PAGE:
Scientific Name vs. Common Name
We tend to use scientific names instead of common names, because aquatic plants often have multiple common names or no common names at all. For example, Egeria densa is known as Brazilian elodea, Brazilian waterweed, common waterweed and South American waterweed. Pondweed could be any of the Potamogeton species. There is usually only one accepted scientific name for each species which is used throughout the world.
The genus of the scientific name (capitalized first name) can be abbreviated by its first initial as long as the genus has previously been stated in full. If the plant can be identified to genus but not to species (second name not capitalized), the genus is listed and species is abbreviated sp. If a plant is a subspecies, the genus and species name are listed followed by the subspecies abbreviation spp. and then the subspecies name. A similar naming method is used for varieties; the abbreviation spp. is replaced with the abbreviation for variety (var.) and then the variety name follows. A hybrid between named species is represented by a hybrid formula where a multiplication sign (×) is placed between the names of the two parental species (Ex. Myriophyllum heterophyllum × M. laxum). A hybrid may also receive its own name and this is indicated by a multiplication sign before the species epithet (Ex. Ludwigia ×lacustris).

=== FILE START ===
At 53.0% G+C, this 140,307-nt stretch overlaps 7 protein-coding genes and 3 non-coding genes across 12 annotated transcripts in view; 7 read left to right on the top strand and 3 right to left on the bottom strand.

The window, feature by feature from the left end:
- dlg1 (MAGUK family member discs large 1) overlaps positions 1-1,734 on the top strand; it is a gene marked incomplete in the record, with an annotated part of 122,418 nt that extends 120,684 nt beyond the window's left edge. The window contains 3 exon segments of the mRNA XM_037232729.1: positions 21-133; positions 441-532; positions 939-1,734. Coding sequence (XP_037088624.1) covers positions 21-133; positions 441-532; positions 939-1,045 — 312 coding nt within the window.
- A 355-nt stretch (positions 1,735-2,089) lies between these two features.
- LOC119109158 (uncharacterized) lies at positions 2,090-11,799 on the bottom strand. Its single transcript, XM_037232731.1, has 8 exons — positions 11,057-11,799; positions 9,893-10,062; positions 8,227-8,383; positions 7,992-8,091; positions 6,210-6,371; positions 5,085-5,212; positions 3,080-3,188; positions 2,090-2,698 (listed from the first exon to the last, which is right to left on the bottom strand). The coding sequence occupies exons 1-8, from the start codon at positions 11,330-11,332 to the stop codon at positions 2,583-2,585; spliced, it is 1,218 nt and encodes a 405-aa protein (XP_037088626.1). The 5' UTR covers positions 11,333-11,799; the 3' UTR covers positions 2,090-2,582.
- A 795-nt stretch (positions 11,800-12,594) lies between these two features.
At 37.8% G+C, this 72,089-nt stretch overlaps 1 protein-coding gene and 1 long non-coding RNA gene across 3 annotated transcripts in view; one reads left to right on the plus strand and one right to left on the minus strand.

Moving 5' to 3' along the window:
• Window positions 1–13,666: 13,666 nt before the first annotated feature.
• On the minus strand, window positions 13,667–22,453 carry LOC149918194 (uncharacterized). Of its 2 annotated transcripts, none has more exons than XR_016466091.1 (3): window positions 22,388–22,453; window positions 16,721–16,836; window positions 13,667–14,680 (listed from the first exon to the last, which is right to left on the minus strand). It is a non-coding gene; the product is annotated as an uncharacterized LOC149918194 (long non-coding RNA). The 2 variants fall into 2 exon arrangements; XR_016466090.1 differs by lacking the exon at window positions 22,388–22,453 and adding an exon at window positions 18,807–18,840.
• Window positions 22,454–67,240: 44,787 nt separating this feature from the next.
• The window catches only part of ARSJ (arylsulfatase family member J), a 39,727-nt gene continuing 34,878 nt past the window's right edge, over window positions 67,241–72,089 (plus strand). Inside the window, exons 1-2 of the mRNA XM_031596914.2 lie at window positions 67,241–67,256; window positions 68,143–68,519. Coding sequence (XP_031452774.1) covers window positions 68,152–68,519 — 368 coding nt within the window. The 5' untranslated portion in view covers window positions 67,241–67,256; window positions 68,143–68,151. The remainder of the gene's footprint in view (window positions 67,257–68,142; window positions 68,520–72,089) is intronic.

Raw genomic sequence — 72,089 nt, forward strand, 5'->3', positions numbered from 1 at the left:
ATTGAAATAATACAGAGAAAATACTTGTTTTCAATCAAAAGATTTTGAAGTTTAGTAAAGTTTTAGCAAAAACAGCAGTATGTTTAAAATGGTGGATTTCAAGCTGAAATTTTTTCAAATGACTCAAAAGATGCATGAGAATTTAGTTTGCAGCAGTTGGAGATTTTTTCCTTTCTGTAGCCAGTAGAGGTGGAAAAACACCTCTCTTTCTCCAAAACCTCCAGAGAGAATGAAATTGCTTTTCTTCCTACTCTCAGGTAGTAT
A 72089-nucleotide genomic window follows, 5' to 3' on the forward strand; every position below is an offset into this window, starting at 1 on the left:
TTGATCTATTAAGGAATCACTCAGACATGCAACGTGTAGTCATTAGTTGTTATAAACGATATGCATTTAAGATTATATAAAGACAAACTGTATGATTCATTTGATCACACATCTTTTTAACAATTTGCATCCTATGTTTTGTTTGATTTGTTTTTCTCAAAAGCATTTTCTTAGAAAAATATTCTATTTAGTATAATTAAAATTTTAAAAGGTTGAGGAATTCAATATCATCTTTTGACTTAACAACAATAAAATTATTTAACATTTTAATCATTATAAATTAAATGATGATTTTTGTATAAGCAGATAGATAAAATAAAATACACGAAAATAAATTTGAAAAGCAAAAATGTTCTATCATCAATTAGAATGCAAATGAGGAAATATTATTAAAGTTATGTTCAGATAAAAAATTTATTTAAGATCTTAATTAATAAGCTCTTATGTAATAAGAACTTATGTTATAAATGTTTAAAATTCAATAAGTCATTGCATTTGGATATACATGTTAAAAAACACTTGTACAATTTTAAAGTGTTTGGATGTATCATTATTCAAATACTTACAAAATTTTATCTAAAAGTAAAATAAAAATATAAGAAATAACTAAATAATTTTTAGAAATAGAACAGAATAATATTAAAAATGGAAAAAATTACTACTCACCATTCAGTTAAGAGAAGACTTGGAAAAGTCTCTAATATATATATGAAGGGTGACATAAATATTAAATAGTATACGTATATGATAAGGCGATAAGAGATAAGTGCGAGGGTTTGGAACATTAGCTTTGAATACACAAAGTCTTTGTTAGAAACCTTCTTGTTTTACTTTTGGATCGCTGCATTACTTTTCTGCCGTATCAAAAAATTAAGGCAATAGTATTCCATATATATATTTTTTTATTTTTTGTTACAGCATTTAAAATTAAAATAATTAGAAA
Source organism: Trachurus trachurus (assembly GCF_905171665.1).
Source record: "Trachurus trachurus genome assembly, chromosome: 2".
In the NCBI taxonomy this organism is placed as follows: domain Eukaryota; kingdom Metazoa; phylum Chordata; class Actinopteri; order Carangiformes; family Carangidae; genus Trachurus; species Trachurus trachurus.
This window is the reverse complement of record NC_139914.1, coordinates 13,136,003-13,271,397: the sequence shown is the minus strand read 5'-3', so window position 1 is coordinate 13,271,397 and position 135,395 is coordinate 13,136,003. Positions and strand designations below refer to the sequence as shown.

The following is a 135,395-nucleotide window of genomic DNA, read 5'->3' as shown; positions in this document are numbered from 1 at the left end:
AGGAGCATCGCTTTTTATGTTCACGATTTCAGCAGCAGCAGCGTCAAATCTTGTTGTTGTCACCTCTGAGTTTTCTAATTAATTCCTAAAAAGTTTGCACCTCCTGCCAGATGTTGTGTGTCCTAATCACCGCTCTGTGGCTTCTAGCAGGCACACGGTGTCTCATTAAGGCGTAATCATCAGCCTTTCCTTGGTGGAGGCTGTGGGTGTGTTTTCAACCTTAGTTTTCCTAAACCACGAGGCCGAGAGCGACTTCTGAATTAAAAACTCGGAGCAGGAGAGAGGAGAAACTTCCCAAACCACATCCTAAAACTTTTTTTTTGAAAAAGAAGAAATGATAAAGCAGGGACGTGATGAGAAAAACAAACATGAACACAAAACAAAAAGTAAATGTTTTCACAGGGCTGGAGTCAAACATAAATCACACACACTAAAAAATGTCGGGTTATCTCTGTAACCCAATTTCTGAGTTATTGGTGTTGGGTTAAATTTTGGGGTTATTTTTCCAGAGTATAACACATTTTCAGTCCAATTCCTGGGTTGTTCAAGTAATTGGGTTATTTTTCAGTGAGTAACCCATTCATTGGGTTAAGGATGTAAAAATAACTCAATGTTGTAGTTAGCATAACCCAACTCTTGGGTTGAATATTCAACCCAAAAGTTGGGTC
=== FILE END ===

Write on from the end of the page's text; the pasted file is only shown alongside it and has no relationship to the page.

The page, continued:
Below are links to lists of scientific names and their common names for plants that we have found during surveys. One list is arranged by scientific names and the other by common names.